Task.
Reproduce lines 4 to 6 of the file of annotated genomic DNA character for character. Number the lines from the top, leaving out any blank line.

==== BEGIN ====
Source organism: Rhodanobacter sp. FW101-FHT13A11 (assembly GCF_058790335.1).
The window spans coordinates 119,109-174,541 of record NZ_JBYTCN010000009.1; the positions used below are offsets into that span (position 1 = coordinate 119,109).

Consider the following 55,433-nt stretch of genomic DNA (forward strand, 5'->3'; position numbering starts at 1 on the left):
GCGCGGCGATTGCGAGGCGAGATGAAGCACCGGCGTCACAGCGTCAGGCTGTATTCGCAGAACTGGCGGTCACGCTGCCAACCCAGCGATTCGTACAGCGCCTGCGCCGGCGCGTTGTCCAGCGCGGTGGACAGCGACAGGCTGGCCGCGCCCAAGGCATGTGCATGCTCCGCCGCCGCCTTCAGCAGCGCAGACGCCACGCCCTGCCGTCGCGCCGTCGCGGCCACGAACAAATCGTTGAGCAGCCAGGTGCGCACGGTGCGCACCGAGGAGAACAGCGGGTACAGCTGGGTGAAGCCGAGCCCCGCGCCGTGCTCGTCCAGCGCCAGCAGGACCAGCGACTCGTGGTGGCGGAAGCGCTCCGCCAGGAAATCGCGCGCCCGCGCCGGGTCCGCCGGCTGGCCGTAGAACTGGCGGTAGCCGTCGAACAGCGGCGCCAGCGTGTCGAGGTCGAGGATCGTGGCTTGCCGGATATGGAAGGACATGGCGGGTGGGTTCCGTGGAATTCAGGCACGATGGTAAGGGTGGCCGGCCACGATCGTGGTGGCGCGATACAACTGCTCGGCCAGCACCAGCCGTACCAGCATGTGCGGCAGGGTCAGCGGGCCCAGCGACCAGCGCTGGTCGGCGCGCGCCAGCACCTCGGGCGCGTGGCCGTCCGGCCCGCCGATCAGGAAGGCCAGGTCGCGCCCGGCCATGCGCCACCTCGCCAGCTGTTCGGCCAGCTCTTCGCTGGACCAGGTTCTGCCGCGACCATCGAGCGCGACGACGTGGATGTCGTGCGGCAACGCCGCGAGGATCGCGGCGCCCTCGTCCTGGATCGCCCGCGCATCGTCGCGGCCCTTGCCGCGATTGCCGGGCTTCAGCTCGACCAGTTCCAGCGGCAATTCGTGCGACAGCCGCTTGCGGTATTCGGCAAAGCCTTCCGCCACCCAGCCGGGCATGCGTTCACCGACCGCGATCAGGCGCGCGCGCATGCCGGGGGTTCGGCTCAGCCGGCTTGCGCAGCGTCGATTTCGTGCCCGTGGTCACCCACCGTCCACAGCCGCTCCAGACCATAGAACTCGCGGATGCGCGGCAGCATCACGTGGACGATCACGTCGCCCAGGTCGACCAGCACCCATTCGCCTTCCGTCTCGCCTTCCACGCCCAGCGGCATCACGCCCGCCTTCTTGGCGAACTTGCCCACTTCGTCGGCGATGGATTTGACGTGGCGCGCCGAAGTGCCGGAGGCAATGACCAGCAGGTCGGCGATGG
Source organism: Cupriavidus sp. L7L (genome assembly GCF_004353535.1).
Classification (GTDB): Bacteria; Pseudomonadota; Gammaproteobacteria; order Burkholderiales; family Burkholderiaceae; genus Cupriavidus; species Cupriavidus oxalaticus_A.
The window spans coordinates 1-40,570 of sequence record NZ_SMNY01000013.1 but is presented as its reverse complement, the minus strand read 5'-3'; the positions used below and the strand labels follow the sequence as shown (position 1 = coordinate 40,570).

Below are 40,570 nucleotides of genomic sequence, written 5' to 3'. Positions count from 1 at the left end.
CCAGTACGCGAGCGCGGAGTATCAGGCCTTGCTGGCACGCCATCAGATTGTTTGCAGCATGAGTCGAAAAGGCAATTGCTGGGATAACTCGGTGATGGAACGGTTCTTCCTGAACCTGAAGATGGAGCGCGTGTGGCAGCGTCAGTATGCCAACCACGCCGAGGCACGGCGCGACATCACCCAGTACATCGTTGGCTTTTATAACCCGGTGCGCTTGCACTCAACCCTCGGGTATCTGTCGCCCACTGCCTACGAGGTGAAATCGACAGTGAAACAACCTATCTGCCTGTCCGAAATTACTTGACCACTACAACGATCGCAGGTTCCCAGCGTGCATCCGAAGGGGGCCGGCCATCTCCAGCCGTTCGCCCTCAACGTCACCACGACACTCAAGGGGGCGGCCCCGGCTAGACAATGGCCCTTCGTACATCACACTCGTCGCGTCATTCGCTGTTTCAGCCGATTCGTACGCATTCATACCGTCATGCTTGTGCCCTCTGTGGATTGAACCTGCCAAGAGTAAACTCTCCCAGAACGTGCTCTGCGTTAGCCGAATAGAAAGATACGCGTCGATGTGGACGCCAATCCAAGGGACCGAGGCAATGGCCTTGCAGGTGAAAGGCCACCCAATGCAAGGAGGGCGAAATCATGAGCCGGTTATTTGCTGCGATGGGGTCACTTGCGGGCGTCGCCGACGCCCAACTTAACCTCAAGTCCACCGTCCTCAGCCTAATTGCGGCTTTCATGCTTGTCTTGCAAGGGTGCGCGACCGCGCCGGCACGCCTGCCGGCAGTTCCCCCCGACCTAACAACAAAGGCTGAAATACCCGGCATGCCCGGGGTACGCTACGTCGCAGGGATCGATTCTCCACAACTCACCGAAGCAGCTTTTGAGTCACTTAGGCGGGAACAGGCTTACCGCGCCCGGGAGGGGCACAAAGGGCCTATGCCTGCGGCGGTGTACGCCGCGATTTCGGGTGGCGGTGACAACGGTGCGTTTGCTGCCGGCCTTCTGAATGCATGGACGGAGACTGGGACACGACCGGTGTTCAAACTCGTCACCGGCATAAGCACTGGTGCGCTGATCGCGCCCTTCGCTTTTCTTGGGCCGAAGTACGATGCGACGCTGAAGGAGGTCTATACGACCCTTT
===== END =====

GCGCGGCGATTGCGAGGCGAGATGAAGCACCGGCGTCACAGCGTCAGGCTGTATTCGCAGAACTGGCGGTCACGCTGCCAACCCAGCGATTCGTACAGCGCCTGCGCCGGCGCGTTGTCCAGCGCGGTGGACAGCGACAGGCTGGCCGCGCCCAAGGCATGTGCATGCTCCGCCGCCGCCTTCAGCAGCGCAGACGCCACGCCCTGCCGTCGCGCCGTCGCGGCCACGAACAAATCGTTGAGCAGCCAGGTGCGCACGGTGCGCACCGAGGAGAACAGCGGGTACAGCTGGGTGAAGCCGAGCCCCGCGCCGTGCTCGTCCAGCGCCAGCAGGACCAGCGACTCGTGGTGGCGGAAGCGCTCCGCCAGGAAATCGCGCGCCCGCGCCGGGTCCGCCGGCTGGCCGTAGAACTGGCGGTAGCCGTCGAACAGCGGCGCCAGCGTGTCGAGGTCGAGGATCGTGGCTTGCCGGATATGGAAGGACATGGCGGGTGGGTTCCGTGGAATTCAGGCACGATGGTAAGGGTGGCCGGCCACGATCGTGGTGGCGCGATACAACTGCTCGGCCAGCACCAGCCGTACCAGCATGTGCGGCAGGGTCAGCGGGCCCAGCGACCAGCGCTGGTCGGCGCGCGCCAGCACCTCGGGCGCGTGGCCGTCCGGCCCGCCGATCAGGAAGGCCAGGTCGCGCCCGGCCATGCGCCACCTCGCCAGCTGTTCGGCCAGCTCTTCGCTGGACCAGGTTCTGCCGCGACCATCGAGCGCGACGACGTGGATGTCGTGCGGCAACGCCGCGAGGATCGCGGCGCCCTCGTCCTGGATCGCCCGCGCATCGTCGCGGCCCTTGCCGCGATTGCCGGGCTTCAGCTCGACCAGTTCCAGCGGCAATTCGTGCGACAGCCGCTTGCGGTATTCGGCAAAGCCTTCCGCCACCCAGCCGGGCATGCGTTCACCGACCGCGATCAGGCGCGCGCGCATGCCGGGGGTTCGGCTCAGCCGGCTTGCGCAGCGTCGATTTCGTGCCCGTGGTCACCCACCGTCCACAGCCGCTCCAGACCATAGAACTCGCGGATGCGCGGCAGCATCACGTGGACGATCACGTCGCCCAGGTCGACCAGCACCCATTCGCCTTCCGTCTCGCCTTCCACGCCCAGCGGCATCACGCCCGCCTTCTTGGCGAACTTGCCCACTTCGTCGGCGATGGATTTGACGTGGCGCGCCGAAGTGCCGGAGGCAATGACCAGCAGGTCGGCGATGG
Source organism: Cupriavidus sp. L7L (genome assembly GCF_004353535.1).
Classification (GTDB): Bacteria; Pseudomonadota; Gammaproteobacteria; order Burkholderiales; family Burkholderiaceae; genus Cupriavidus; species Cupriavidus oxalaticus_A.